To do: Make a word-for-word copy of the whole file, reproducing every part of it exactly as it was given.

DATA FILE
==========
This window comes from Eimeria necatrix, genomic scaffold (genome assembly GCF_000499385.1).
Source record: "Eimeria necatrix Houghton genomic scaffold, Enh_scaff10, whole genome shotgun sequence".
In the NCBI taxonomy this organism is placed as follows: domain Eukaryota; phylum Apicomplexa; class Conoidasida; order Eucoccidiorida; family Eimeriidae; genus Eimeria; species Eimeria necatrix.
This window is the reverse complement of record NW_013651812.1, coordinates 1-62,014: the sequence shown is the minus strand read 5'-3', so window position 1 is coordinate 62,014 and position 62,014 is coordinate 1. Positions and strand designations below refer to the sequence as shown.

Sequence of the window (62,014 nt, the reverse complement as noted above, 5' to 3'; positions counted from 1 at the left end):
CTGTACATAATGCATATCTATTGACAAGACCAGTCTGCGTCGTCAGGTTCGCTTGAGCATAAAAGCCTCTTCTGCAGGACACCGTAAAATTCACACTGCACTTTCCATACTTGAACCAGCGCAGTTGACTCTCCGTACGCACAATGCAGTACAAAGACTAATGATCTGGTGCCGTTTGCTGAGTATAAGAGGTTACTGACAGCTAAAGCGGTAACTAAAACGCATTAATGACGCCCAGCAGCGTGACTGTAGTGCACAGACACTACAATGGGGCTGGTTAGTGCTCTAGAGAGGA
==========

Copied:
This window comes from Eimeria necatrix, genomic scaffold (genome assembly GCF_000499385.1).
Source record: "Eimeria necatrix Houghton genomic scaffold, Enh_scaff10, whole genome shotgun sequence".
In the NCBI taxonomy this organism is placed as follows: domain Eukaryota; phylum Apicomplexa; class Conoidasida; order Eucoccidiorida; family Eimeriidae; genus Eimeria; species Eimeria necatrix.
This window is the reverse complement of record NW_013651812.1, coordinates 1-62,014: the sequence shown is the minus strand read 5'-3', so window position 1 is coordinate 62,014 and position 62,014 is coordinate 1. Positions and strand designations below refer to the sequence as shown.

Sequence of the window (62,014 nt, the reverse complement as noted above, 5' to 3'; positions counted from 1 at the left end):
CTGTACATAATGCATATCTATTGACAAGACCAGTCTGCGTCGTCAGGTTCGCTTGAGCATAAAAGCCTCTTCTGCAGGACACCGTAAAATTCACACTGCACTTTCCATACTTGAACCAGCGCAGTTGACTCTCCGTACGCACAATGCAGTACAAAGACTAATGATCTGGTGCCGTTTGCTGAGTATAAGAGGTTACTGACAGCTAAAGCGGTAACTAAAACGCATTAATGACGCCCAGCAGCGTGACTGTAGTGCACAGACACTACAATGGGGCTGGTTAGTGCTCTAGAGAGGA